For every person who is addicted to social media, there’s another person who has sworn it off for fear of getting “sucked into the void.” Because of this, there are hundreds of professionals who are missing out on opportunities to use social media outlets, especially LinkedIn, for specific business purposes.
The fear of wasting their effort keeps many people from investing time in engaging with their LinkedIn community. But the fear of just wasting time in general is an equally large obstacle for many people. They recognize that their behavior on Facebook or Pinterest tends to be an addictive response to boredom, and they don’t want to give themselves another platform to waste time on.
When they open LinkedIn, they may see a silly inspirational post that has become controversial for no clear reason, and their instinct is to immediately close the page before they get sucked in. I get it. It takes approximately five seconds to get a bad taste for a media outlet. That’s how I feel about watching TV most of the time.
But when you write off LinkedIn as “another social media time suck,” you miss a huge opportunity to develop new contacts and stay top of mind for your current contacts.
Last week I met a financial advisor at a conference in Boston who shared how he does almost all of his business development on LinkedIn. He finds potential clients, researches their background and interests, highlights their accomplishments, and then leaves the platform.
LinkedIn is a communication tool that can be used like email to connect with other professionals and grow your network. You don’t open your email and scroll through it because you’re bored. You open it because you need the communication platform to conduct business. You should approach LinkedIn the same way.
There’s a line between going on social media with a purpose and going on because you’re bored and want to be entertained. The key to using LinkedIn for business is to set clear intentions, follow a strategy, and stick to strict time limits.
Following are six tips to making sure you make the most of your efforts on social media.
1. Set a time limit and stick to it.
The key to staying productive on LinkedIn is to set a timer, and then try to accomplish as many of the following connection and sharing strategies as possible in that time. Whether it's 6 minutes, 20 minutes, or some other time allotment, it's important to associate this work as productive and meaningful, as opposed to a rabbit hole that wastes your time.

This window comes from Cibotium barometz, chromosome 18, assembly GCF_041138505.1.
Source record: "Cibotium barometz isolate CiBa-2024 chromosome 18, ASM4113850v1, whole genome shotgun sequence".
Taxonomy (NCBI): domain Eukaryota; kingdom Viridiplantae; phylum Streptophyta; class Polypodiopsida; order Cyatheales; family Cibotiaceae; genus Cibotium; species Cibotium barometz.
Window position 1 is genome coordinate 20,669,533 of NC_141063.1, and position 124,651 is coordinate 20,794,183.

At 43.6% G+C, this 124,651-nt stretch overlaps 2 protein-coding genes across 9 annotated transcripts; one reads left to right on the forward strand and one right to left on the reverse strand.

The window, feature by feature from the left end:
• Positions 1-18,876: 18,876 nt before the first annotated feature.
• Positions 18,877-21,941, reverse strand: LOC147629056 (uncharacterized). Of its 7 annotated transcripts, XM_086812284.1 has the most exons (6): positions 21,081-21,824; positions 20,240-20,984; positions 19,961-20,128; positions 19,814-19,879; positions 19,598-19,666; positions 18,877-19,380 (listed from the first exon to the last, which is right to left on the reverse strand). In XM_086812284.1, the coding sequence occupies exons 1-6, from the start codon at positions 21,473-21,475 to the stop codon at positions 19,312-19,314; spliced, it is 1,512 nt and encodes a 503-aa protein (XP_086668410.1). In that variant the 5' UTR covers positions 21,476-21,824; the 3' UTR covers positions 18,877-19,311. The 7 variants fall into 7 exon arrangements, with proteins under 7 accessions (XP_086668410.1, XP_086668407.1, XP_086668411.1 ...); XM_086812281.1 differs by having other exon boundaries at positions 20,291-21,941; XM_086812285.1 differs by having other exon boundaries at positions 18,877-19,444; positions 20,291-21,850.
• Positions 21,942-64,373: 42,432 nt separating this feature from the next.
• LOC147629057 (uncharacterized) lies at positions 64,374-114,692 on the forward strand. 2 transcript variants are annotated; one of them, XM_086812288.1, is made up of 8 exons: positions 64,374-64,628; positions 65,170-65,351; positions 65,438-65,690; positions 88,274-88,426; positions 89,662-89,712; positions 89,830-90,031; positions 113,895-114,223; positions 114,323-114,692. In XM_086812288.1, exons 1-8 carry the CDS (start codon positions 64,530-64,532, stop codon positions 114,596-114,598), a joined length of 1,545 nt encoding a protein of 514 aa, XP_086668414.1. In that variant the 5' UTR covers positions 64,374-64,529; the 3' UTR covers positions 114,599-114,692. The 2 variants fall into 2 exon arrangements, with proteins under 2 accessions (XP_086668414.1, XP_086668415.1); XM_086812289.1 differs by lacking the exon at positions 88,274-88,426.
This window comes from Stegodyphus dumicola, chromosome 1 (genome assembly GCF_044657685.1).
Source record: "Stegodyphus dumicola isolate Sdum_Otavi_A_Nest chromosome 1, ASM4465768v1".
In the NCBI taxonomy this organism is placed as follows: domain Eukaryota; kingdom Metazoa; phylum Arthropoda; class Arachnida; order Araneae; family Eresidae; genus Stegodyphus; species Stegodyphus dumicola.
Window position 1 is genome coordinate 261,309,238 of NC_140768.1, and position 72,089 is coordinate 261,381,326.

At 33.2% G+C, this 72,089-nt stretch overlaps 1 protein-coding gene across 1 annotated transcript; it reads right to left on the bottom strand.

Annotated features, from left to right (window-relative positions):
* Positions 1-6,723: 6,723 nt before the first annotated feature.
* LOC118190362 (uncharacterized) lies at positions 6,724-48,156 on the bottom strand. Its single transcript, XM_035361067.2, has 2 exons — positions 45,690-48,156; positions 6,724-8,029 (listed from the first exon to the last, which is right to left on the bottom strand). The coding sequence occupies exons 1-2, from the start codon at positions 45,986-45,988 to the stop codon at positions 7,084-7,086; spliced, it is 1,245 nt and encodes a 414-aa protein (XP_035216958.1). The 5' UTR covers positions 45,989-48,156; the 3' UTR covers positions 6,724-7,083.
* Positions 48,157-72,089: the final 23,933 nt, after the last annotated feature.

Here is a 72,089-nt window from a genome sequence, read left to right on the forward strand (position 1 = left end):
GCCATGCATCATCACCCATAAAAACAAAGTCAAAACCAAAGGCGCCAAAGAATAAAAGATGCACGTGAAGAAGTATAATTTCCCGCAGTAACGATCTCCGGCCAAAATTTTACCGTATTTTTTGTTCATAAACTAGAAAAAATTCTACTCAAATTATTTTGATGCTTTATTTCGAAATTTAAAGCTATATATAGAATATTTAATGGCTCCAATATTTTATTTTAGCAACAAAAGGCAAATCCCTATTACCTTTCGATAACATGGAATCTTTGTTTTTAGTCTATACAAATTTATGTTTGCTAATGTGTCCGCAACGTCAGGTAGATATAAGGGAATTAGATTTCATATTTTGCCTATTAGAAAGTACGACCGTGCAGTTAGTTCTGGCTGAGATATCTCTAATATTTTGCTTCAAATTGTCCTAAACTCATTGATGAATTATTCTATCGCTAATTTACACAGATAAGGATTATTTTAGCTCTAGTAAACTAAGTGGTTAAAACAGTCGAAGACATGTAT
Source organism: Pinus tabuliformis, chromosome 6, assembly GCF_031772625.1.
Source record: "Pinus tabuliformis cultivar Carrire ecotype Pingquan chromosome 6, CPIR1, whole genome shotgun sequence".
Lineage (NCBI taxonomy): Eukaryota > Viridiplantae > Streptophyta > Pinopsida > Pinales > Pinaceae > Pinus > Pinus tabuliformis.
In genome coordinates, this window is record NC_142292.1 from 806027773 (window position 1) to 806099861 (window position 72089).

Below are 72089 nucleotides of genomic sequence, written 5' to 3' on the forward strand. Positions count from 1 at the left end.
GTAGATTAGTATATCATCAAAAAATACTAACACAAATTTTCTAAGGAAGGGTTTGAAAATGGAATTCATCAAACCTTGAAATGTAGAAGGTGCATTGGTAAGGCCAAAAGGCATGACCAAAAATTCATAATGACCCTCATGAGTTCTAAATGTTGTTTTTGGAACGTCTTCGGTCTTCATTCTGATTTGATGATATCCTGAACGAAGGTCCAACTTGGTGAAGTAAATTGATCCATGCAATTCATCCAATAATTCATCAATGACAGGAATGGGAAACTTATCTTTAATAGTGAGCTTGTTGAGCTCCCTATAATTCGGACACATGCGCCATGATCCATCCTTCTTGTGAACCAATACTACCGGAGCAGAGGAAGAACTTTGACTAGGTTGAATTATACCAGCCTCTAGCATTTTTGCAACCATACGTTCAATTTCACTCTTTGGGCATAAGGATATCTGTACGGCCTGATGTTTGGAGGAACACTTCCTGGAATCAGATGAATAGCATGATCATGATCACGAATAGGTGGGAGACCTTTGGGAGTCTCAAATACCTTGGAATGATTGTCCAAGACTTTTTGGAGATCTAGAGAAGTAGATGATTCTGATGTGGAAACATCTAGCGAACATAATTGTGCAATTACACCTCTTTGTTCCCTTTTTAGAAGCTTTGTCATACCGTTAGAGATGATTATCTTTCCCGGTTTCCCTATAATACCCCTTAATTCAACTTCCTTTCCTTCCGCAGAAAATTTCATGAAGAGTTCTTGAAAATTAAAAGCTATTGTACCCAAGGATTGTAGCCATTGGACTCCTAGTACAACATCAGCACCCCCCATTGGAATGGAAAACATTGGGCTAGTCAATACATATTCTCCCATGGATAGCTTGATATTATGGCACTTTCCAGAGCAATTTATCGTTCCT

I recommend 10 minutes a day, because that should be long enough to do whatever you need, and it will motivate you to skip the news feed altogether. Once you’ve made the connection you wanted to make, done the research you needed to do or posted the content you wanted to share, get off the platform. Don’t allow yourself to stay and browse.
2. Focus on your target market.
Whether you’re in sales, searching for a job, or just looking to expand your professional network, you should know what your target market is. You should focus your activity on starting conversations with these targets, whether they’re vice presidents at a company you want to earn as a client or they’re thought leaders in your industry. Before you log in, make a list of the people you want to engage with.
If you’re not sure who should be in your target market, start with this strategy (it’s specific to sales, but you can customize it for other needs). Identify the top 20% of your current clients who are active on LinkedIn. Make sure you are connected with them. Once you are connected, look for prospects among your client’s first connections. When you have found connections who look like strong prospects, ask your current client for a referral. You should aim to spend your daily allotment of time looking for referral options from just one current client. That will keep the task manageable and keep you from wasting time.
3. Send personalized connection requests.
Stop scrolling and start searching. I like to use a “reverse referral” strategy to look up the top 10 contacts that I’d like to be connected to — big names in my industry or my region — and look for mutual connections in their networks who could give me a referral. But even if you can’t get a referral for a potential client or a highly networked person, it’s still worth trying to connect.
Many people are receptive to connection requests from strangers, as long as you explain why you want to connect. And that reason had better not be, “I want to sell you something,” or any variation of that phrase.
Try something like this: “I was reading your latest blog post and I loved your insight on X.” Or, “I saw this share on Twitter and I really liked it.”